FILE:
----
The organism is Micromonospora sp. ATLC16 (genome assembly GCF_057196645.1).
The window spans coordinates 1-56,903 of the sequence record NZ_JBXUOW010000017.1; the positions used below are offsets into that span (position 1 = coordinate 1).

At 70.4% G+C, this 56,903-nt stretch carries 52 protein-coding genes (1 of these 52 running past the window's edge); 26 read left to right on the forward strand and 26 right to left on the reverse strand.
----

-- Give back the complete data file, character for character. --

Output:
The organism is Micromonospora sp. ATLC16 (genome assembly GCF_057196645.1).
The window spans coordinates 1-56,903 of the sequence record NZ_JBXUOW010000017.1; the positions used below are offsets into that span (position 1 = coordinate 1).

At 70.4% G+C, this 56,903-nt stretch carries 52 protein-coding genes (1 of these 52 running past the window's edge); 26 read left to right on the forward strand and 26 right to left on the reverse strand.